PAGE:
The Opposition has welcomed the Federal Government’s announcement of the new Agricultural Worker visa which will be in place by September 30 to help West Australian farmers with the upcoming bumper harvest.
Opposition Leader and WA Nationals Leader Mia Davies said the establishment of the visa was a positive step forward to tackle the skilled worker shortage currently faced by the State’s producers.
“We are pleased the Federal Government stepped up to the plate to deliver this pathway for skilled agricultural workers to come into Australia,” Ms Davies said.
“This follows the Federal Government investigating the use of a site in the Northern Territory as a potential quarantine facility for international grain workers.
“The ball is now in the State Government’s court to secure a potential isolation hub and provide security and assurances to WA’s producers that they will have workers for the grain harvest.”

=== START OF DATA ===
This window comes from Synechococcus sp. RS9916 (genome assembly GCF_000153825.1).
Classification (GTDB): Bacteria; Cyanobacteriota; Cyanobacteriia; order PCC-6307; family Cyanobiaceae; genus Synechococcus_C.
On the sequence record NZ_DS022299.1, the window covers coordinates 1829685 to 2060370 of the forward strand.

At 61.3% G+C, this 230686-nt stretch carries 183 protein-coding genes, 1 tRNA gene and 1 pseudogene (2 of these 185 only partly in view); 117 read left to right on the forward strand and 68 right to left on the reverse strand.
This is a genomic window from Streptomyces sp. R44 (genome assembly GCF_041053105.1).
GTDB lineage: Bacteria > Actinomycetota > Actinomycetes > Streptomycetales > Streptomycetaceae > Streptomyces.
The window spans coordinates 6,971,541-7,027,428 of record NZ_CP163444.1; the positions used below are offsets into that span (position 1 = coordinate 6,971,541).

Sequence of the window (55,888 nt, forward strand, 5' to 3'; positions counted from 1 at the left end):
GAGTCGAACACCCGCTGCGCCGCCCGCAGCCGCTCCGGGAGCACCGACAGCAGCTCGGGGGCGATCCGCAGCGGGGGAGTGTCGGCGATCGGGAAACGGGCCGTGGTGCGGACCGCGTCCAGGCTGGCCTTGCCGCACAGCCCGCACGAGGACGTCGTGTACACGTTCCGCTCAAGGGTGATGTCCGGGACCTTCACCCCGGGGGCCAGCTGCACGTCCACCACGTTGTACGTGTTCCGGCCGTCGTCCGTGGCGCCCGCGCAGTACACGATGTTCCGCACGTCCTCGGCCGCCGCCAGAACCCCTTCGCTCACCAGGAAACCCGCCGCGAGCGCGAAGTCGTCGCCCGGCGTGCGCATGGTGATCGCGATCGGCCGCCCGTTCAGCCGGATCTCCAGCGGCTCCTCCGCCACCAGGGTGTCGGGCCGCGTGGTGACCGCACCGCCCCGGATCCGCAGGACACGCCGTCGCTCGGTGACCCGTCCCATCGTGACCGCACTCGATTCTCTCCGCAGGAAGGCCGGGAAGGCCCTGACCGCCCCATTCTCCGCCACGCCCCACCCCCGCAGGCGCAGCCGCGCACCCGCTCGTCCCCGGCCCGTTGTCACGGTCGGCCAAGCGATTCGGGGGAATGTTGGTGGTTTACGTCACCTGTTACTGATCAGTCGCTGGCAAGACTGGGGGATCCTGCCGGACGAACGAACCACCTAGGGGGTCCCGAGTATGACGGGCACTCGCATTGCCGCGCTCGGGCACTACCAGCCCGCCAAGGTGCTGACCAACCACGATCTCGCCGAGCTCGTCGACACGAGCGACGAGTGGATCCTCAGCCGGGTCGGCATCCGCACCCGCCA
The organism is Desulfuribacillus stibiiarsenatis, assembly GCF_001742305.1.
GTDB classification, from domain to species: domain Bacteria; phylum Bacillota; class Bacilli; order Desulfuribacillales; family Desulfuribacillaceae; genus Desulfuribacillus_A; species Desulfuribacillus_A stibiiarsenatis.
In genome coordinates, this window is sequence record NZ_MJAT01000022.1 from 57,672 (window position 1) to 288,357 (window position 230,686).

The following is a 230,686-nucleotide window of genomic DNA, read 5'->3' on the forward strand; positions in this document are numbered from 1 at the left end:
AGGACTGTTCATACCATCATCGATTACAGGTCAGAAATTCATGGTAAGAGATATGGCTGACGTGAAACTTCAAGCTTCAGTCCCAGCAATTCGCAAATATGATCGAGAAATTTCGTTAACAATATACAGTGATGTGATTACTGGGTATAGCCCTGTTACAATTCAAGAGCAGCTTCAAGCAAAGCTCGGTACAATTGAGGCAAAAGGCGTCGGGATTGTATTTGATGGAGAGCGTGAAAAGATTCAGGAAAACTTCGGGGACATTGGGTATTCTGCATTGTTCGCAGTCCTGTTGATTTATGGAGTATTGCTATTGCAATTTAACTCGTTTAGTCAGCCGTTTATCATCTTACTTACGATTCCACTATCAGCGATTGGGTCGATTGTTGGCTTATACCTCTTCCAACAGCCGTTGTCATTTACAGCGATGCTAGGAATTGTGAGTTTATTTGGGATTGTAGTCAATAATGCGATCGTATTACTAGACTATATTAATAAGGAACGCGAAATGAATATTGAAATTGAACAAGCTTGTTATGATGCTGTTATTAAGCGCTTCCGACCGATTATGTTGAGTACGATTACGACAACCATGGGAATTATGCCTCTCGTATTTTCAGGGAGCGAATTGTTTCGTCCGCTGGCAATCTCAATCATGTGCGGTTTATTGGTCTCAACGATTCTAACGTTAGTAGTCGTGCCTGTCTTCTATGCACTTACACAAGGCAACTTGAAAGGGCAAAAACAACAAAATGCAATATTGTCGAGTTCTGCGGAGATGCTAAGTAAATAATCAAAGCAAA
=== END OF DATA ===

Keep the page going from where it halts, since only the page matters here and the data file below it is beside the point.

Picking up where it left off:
Shadow Agriculture and Food Minister Colin de Grussa said the Opposition had been calling on both the State and Federal Government right from the outset of the pandemic to work collaboratively to bring necessary agricultural workers in.
“This is a welcome announcement from the Federal Government – the critical issue is whether farmers in Western Australia will be able to access the program in time for harvest,” Mr de Grussa said.
“It is absolutely vital the WA government works quickly to identify and equip quarantine facilities and develop protocols to allow farmers to access this opportunity as soon as it is available.”
Mr de Grussa also said it was important to know which countries would be eligible and stressed negotiations with those countries should be expedited quickly.
“The agriculture industry needs certainty as to which countries applicants will come from and whether they can begin seeking those applicants now,” Mr de Grussa said.
“A clear process for applications and a guarantee those applications will be processed quickly for the coming harvest is essential.”
“With WA’s harvest expected to start earlier than the September 30 deadline, the clock is ticking, and farmers need a line of sight as early as possible on how and when they will have access to workers.”